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Automobile accelerator pedals have historically been mechanical assemblies which link the pedal to the engine throttle by mechanical linkages or a Bowden cable.
However, on October 24, 2013, a jury ruled against Toyota and found that unintended acceleration could have been caused due to deficiencies in the drive-by-wire throttle system or Electronic Throttle Control System (ETCS).While these old purely mechanical designs did have some friction, the return spring force was always designed to overcome this friction with a considerable safety margin.The return spring force ensured that throttle returned to zero if the pedal force applied by the driver was reduced or removed.Toyota will reconfigure the accelerator pedal, replace the all-weather floor mats with thinner mats, and install a brake override system to prevent unwanted acceleration.The brake override system, also called "brake to idle" and already a common design in German cars, allows the driver to override the accelerator by hitting the brakes.The second recall, on January 21, 2010, was begun after some crashes were shown not to have been caused by floor mat incursion.
This latter defect was identified as a possible mechanical sticking of the accelerator pedal causing unintended acceleration, referred to as Sticking Accelerator Pedal by Toyota.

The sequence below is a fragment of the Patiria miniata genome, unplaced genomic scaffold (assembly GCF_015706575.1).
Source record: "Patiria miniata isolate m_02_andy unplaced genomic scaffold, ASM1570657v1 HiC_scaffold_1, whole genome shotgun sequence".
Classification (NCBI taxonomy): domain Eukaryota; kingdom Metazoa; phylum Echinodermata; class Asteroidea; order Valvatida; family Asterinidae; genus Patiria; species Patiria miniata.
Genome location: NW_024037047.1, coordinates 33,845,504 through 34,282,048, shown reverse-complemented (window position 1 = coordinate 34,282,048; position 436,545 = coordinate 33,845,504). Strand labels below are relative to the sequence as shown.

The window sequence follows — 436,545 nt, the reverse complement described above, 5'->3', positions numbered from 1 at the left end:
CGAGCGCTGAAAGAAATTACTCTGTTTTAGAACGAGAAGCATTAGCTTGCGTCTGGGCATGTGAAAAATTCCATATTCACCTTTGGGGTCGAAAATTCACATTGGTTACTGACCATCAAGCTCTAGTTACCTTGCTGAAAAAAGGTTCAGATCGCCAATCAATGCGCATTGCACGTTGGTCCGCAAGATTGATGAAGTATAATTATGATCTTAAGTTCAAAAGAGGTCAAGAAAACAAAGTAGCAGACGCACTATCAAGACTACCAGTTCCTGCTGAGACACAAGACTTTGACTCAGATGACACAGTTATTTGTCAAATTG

On November 2, 2009, the NHTSA denied a petition to reopen previously closed unintended acceleration investigations of Toyota vehicles, stating they had already been thoroughly investigated making it unlikely for the NHTSA to reach any new conclusions.
In its November 2, 2009 recall announcement, Toyota appeared to claim the floor mats were solely at fault, stating, "The question of unintended acceleration involving Toyota and Lexus vehicles has been repeatedly and thoroughly investigated by NHTSA, without any finding of defect other than the risk from an unsecured or incompatible driver’s floor mat", but the NHTSA issued another statement stating, "This matter is not closed until Toyota has effectively addressed the defect", the letter was “inaccurate and misleading", and that, "removal of the floor mats is simply an interim measure, not a remedy of the underlying defect in the vehicles." On November 25, 2009 Toyota amended its floor mat recall involving the same 3.8 million vehicles sold in North America.
This made it easier for the driver to maintain a pedal position.
For example, if the driver's foot is slightly jostled by a bump in road, the accelerator pedal would tend to stay at its setting.
Approximately 1.7 million vehicles are subject to both. As of January 2010, 21 deaths were alleged due to the pedal problem since 2000, but following the January 28 recall, additional NHTSA complaints brought the alleged total to 37.